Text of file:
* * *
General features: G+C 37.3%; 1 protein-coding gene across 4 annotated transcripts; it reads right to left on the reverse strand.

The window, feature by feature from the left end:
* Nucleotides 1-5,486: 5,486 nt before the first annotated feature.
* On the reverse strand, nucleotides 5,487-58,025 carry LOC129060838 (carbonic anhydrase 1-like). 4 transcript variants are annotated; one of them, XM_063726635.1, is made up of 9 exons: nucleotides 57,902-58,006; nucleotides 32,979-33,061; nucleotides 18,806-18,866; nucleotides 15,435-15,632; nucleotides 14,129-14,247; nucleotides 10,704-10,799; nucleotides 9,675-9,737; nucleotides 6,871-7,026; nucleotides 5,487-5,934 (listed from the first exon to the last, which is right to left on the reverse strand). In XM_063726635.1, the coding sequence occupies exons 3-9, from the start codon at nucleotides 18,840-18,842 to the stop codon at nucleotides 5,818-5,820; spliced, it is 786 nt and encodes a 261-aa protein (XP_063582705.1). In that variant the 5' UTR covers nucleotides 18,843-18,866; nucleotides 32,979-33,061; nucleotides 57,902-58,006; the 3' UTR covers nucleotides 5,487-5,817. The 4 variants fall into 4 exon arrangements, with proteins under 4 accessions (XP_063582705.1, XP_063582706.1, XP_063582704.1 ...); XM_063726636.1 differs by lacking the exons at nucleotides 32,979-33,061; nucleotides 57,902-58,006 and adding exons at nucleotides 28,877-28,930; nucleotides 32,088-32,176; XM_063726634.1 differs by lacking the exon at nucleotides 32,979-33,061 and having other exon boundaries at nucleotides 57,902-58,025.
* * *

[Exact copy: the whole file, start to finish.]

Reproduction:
General features: G+C 37.3%; 1 protein-coding gene across 4 annotated transcripts; it reads right to left on the reverse strand.

The window, feature by feature from the left end:
* Nucleotides 1-5,486: 5,486 nt before the first annotated feature.
* On the reverse strand, nucleotides 5,487-58,025 carry LOC129060838 (carbonic anhydrase 1-like). 4 transcript variants are annotated; one of them, XM_063726635.1, is made up of 9 exons: nucleotides 57,902-58,006; nucleotides 32,979-33,061; nucleotides 18,806-18,866; nucleotides 15,435-15,632; nucleotides 14,129-14,247; nucleotides 10,704-10,799; nucleotides 9,675-9,737; nucleotides 6,871-7,026; nucleotides 5,487-5,934 (listed from the first exon to the last, which is right to left on the reverse strand). In XM_063726635.1, the coding sequence occupies exons 3-9, from the start codon at nucleotides 18,840-18,842 to the stop codon at nucleotides 5,818-5,820; spliced, it is 786 nt and encodes a 261-aa protein (XP_063582705.1). In that variant the 5' UTR covers nucleotides 18,843-18,866; nucleotides 32,979-33,061; nucleotides 57,902-58,006; the 3' UTR covers nucleotides 5,487-5,817. The 4 variants fall into 4 exon arrangements, with proteins under 4 accessions (XP_063582705.1, XP_063582706.1, XP_063582704.1 ...); XM_063726636.1 differs by lacking the exons at nucleotides 32,979-33,061; nucleotides 57,902-58,006 and adding exons at nucleotides 28,877-28,930; nucleotides 32,088-32,176; XM_063726634.1 differs by lacking the exon at nucleotides 32,979-33,061 and having other exon boundaries at nucleotides 57,902-58,025.